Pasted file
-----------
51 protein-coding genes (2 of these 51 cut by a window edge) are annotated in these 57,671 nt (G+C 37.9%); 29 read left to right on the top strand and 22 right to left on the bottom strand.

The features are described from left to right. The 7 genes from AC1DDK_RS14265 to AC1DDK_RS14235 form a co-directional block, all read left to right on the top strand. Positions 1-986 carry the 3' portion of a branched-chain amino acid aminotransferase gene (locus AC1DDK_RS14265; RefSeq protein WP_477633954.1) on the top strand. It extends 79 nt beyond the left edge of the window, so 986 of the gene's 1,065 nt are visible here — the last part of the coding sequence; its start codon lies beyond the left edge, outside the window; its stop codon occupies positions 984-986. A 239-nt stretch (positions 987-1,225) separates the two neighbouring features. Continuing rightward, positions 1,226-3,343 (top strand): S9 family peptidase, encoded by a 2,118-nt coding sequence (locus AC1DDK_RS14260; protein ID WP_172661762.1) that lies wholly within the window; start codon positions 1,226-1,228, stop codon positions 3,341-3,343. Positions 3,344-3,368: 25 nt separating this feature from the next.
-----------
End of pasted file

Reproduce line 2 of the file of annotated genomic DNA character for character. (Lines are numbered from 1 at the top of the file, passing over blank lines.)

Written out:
The features are described from left to right. The 7 genes from AC1DDK_RS14265 to AC1DDK_RS14235 form a co-directional block, all read left to right on the top strand. Positions 1-986 carry the 3' portion of a branched-chain amino acid aminotransferase gene (locus AC1DDK_RS14265; RefSeq protein WP_477633954.1) on the top strand. It extends 79 nt beyond the left edge of the window, so 986 of the gene's 1,065 nt are visible here — the last part of the coding sequence; its start codon lies beyond the left edge, outside the window; its stop codon occupies positions 984-986. A 239-nt stretch (positions 987-1,225) separates the two neighbouring features. Continuing rightward, positions 1,226-3,343 (top strand): S9 family peptidase, encoded by a 2,118-nt coding sequence (locus AC1DDK_RS14260; protein ID WP_172661762.1) that lies wholly within the window; start codon positions 1,226-1,228, stop codon positions 3,341-3,343. Positions 3,344-3,368: 25 nt separating this feature from the next.